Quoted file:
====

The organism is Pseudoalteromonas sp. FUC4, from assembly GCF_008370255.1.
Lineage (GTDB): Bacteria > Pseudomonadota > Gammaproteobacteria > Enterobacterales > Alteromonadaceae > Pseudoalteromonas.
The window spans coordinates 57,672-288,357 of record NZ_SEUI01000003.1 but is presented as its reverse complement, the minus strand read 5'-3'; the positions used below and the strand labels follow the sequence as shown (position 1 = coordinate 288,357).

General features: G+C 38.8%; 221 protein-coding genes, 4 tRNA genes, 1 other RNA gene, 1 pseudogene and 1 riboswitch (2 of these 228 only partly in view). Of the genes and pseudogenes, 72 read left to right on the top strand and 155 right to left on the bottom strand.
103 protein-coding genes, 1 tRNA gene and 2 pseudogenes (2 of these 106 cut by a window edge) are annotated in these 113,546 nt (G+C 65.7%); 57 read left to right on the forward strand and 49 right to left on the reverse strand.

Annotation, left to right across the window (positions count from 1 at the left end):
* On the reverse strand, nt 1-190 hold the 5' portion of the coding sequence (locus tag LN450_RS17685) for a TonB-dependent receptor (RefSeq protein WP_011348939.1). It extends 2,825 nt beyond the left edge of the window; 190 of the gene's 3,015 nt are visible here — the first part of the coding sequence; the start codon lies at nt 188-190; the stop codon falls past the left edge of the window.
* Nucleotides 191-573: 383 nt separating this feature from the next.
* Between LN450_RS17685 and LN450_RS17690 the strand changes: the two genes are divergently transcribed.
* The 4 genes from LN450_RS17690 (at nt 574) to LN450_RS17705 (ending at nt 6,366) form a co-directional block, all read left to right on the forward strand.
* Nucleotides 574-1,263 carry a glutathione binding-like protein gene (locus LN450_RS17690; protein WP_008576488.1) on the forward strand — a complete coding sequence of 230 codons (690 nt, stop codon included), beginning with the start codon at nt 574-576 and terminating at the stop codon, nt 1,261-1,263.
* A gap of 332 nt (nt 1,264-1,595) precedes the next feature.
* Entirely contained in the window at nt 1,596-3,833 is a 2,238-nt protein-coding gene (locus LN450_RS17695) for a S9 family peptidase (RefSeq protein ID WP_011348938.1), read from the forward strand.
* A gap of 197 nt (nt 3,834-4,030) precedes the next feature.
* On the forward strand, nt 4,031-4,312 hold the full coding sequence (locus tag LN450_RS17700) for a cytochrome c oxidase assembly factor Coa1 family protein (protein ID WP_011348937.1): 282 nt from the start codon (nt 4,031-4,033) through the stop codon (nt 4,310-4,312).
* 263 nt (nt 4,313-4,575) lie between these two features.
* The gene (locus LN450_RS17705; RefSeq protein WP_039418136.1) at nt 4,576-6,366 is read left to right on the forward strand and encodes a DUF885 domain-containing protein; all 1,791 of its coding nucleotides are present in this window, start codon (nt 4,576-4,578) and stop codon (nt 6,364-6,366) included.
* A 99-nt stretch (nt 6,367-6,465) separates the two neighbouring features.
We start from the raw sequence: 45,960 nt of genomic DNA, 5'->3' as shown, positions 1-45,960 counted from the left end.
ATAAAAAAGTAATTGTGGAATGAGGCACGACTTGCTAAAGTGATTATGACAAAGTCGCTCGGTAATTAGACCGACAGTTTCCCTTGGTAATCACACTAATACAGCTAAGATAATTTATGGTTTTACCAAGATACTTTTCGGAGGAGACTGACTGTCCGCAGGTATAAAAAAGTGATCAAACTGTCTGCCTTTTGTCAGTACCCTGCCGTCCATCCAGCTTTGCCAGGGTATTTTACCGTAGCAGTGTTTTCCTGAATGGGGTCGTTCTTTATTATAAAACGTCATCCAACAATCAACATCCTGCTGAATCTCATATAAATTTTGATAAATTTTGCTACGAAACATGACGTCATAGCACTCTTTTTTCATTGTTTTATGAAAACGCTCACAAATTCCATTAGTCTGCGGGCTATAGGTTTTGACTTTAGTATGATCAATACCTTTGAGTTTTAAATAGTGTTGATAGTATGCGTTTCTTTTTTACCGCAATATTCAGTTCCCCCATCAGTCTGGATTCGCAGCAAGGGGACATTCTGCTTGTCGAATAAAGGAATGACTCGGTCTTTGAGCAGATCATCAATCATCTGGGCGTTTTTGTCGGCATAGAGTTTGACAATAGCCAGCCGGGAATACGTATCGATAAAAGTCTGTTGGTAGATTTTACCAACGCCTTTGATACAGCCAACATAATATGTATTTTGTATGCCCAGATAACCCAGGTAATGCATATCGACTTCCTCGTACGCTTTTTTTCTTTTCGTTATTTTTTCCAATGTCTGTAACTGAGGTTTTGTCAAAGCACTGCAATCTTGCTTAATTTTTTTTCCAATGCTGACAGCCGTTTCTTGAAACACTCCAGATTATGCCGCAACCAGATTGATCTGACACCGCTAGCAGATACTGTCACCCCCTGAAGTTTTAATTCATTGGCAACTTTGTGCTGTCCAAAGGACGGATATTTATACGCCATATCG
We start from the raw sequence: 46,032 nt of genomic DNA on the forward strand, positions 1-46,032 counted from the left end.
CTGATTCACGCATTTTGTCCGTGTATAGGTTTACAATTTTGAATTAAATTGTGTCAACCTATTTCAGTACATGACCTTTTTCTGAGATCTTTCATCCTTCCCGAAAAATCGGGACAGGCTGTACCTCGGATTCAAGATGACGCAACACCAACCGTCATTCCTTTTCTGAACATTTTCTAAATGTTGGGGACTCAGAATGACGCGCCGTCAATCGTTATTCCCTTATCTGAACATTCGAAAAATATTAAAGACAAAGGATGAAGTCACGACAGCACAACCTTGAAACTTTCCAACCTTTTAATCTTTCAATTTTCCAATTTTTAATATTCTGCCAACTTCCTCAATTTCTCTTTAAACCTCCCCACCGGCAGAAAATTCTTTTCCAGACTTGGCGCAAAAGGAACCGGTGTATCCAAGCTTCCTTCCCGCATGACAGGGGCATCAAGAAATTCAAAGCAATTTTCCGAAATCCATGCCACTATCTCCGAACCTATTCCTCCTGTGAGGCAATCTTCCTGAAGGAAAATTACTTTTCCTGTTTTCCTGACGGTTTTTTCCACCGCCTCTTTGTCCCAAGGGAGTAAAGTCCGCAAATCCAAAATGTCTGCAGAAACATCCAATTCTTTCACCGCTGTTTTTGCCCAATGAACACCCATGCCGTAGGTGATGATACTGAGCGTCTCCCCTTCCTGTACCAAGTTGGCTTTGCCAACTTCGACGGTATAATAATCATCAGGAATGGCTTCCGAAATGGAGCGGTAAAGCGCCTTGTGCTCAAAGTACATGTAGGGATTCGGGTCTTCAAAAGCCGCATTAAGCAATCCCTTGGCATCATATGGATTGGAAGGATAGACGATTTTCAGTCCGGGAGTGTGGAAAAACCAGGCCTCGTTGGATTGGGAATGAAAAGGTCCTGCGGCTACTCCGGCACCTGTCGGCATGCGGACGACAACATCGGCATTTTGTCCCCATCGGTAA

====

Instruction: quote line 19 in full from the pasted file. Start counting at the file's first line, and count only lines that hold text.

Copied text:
We start from the raw sequence: 45,960 nt of genomic DNA, 5'->3' as shown, positions 1-45,960 counted from the left end.